Controversial energy production alternatives: HYDROPOWER (2/2)

As part of Climate Reality Europe's "Path to Zero" program, we are hosting a series of workshops discussing the most controversial energy production alternatives to fossil fuels. The second event tackled the thorny issues of energy production from biomass and hydropower.


While The Climate Reality Project does recognize biomass and hydropower as potential solutions in the energy transition, it also insists that big questions remain concerning the sustainability criteria of these options. The presentations delivered during the workshop explored some of the controversies surrounding the categorization of biomass and hydropower as renewable sources of energy.


Hydropower country cases were introduced by Pamela Ravasio from Switzerland, an SME sustainability expert, and Djordje Samardzija, an aviation emissions expert and solar PV plant operator from Serbia.



Pamela Ravisio: The long history of small hydropower in Switzerland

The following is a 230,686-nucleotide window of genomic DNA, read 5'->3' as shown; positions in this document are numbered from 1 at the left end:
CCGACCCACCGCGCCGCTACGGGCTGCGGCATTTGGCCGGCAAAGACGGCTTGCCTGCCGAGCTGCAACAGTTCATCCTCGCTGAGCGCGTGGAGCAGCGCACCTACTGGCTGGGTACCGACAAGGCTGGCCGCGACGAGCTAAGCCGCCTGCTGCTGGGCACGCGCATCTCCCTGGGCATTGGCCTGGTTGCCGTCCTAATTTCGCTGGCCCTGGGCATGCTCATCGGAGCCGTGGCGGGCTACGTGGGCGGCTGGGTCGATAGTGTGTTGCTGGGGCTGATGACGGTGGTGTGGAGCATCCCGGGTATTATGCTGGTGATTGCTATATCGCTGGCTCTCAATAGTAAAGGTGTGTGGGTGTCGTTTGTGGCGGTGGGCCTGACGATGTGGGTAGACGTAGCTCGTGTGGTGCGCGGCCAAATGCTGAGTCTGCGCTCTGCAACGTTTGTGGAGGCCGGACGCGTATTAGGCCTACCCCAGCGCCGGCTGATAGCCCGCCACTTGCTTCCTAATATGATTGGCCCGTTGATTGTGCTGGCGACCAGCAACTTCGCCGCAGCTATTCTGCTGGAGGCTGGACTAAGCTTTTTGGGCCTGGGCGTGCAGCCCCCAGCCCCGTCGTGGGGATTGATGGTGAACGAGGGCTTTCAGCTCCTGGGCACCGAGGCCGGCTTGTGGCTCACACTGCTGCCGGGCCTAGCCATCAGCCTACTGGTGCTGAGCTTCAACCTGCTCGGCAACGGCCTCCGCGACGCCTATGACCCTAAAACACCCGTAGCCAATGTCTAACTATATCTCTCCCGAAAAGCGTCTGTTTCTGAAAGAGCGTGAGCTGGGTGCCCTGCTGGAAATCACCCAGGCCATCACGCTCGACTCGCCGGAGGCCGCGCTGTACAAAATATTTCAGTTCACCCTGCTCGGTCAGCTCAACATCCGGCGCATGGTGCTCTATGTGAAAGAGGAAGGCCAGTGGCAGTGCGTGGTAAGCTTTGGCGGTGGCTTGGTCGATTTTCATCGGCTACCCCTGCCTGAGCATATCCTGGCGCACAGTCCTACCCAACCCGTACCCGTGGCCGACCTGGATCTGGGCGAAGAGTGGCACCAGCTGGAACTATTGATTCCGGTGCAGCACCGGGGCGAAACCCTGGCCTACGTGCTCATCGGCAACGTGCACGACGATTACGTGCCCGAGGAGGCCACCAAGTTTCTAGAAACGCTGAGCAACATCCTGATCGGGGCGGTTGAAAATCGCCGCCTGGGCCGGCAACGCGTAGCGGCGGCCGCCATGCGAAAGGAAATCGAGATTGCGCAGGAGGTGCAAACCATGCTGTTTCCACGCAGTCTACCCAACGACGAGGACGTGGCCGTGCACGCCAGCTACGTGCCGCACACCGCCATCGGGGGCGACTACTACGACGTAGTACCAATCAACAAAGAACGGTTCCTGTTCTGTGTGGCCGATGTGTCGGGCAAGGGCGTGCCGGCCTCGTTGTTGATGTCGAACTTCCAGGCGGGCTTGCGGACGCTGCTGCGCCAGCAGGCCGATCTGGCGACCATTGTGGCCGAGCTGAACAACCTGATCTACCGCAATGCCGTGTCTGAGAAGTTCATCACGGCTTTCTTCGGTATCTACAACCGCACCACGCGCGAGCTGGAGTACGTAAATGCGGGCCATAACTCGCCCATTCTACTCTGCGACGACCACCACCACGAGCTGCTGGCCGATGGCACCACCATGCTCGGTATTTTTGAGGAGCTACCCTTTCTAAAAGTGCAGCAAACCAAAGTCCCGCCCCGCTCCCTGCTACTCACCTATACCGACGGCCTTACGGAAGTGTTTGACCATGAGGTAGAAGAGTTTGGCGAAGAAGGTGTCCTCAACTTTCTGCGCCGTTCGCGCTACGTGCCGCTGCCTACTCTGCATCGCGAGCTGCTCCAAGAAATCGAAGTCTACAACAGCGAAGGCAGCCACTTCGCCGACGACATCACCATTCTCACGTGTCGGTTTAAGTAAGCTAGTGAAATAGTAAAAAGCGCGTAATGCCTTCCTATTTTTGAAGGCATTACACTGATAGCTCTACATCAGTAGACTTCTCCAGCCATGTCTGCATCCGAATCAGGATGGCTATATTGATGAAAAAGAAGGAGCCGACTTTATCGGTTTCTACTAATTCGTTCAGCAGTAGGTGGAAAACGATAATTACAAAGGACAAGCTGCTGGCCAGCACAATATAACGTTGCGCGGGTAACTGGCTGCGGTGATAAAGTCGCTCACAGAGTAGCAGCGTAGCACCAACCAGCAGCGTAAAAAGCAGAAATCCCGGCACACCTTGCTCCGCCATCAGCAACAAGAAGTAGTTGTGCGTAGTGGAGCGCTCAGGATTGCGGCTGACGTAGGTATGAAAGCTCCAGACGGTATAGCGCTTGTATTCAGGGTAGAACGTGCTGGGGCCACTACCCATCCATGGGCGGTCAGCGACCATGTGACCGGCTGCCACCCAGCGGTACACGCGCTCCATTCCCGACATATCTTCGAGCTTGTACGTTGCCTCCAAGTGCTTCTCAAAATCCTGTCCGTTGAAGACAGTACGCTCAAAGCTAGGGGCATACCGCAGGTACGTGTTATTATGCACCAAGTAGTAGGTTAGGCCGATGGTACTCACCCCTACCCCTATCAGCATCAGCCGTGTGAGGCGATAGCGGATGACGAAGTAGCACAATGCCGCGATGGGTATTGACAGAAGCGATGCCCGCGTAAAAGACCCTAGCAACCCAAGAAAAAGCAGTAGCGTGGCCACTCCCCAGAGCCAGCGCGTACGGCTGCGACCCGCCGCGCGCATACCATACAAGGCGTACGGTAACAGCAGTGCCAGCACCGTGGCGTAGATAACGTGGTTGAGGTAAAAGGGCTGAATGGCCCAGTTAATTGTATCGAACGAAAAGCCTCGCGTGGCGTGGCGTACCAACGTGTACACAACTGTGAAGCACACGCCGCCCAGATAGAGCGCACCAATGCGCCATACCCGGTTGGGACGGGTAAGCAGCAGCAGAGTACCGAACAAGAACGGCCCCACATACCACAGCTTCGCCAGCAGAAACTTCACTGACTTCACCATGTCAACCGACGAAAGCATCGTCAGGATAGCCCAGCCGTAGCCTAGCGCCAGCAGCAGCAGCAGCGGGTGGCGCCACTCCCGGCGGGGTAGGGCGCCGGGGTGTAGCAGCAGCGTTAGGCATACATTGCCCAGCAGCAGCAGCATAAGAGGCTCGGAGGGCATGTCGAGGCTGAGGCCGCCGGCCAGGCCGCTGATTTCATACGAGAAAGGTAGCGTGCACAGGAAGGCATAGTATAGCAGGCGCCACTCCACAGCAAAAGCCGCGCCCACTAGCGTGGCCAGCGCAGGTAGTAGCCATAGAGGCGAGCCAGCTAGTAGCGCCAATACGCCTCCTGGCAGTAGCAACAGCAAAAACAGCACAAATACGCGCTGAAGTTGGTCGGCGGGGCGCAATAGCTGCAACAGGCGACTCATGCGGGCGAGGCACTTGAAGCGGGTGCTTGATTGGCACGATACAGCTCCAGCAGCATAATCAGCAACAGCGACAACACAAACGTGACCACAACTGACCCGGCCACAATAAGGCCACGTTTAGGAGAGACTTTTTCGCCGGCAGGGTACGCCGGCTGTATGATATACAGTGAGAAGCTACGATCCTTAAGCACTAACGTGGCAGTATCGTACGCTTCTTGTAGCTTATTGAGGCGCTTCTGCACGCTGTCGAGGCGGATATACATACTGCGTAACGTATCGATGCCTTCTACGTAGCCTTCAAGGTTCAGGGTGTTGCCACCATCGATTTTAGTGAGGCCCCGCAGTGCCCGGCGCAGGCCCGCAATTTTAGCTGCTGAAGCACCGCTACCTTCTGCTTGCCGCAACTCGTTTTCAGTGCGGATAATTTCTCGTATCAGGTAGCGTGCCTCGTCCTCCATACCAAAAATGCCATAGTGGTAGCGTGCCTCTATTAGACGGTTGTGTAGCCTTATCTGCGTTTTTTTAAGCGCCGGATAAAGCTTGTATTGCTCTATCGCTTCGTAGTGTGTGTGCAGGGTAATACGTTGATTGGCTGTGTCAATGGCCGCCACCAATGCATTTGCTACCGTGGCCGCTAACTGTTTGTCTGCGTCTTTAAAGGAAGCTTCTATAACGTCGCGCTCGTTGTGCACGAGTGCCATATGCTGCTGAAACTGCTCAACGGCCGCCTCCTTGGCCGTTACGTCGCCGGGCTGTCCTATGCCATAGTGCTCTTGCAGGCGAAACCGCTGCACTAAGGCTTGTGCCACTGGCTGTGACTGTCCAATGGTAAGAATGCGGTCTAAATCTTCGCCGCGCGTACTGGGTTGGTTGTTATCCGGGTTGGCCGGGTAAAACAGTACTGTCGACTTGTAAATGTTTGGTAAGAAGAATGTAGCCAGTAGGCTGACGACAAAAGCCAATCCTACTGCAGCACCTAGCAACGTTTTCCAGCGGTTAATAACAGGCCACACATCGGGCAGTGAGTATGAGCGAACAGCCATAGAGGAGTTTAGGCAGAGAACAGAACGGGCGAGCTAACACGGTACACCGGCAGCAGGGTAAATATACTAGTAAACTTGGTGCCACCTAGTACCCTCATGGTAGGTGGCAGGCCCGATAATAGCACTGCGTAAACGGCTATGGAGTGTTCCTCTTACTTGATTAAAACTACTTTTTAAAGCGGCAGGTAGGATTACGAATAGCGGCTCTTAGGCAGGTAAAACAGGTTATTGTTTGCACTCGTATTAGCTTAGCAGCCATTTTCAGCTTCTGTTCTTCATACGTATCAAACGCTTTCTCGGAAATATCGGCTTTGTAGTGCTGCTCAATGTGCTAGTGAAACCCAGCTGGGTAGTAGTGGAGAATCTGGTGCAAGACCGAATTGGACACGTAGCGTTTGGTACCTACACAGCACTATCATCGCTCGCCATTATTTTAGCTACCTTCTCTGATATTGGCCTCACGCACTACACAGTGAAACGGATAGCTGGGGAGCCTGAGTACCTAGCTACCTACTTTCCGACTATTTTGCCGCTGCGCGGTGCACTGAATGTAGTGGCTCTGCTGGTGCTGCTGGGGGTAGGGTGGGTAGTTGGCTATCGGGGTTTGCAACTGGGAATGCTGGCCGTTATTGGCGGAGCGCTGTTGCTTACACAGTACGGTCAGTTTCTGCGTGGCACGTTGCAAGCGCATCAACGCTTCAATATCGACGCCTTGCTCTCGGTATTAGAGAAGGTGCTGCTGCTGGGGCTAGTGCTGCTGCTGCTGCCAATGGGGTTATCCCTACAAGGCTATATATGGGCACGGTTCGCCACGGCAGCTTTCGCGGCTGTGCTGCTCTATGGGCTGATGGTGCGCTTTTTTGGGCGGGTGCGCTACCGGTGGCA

Switzerland is a water-rich country and hydro has played an interesting role over time. In the early 1970s, around 90% of the country’s electricity was generated by hydro, although the proportion has since declined, particularly following the commissioning of nuclear power plants. Although the proportion of hydro-generated electricity has fallen to 57%, hydro remains Switzerland’s most relevant source of power and discussions are taking place across the country to strengthen its role again.


Pamela presented comparative maps of Switzerland illustrating the overlap between the wilder areas of the country, rich in vulnerable biodiversity, and the areas where hydropower plants exist. As it stands, the overlap is significant. Nearly two-thirds of electricity is produced in the country’s mountainous rivers, where the largest plants are based, and 11% comes from plants on rivers on Switzerland’s borders that are shared with the neighboring countries.


At the end of 2021, Switzerland had 682 “large-scale” hydropower plants (with an average capacity of 300 kilowatts per plant), producing an annual 37,172 gigawatt hours. Six hundred of these plants are fed by the country’s major rivers. However, small-scale hydropower production has a long history in Switzerland. In the early 20th century, Switzerland was dominated by small-scale hydro production. There were 7,000 small-scale plants in operation, typically for local supply, with many settlements or even factories generating their own electricity. Today, however, “only” 1,000 of these remain, providing just 10% of total hydropower production, although they are still significant in terms of landscape and biodiversity impact.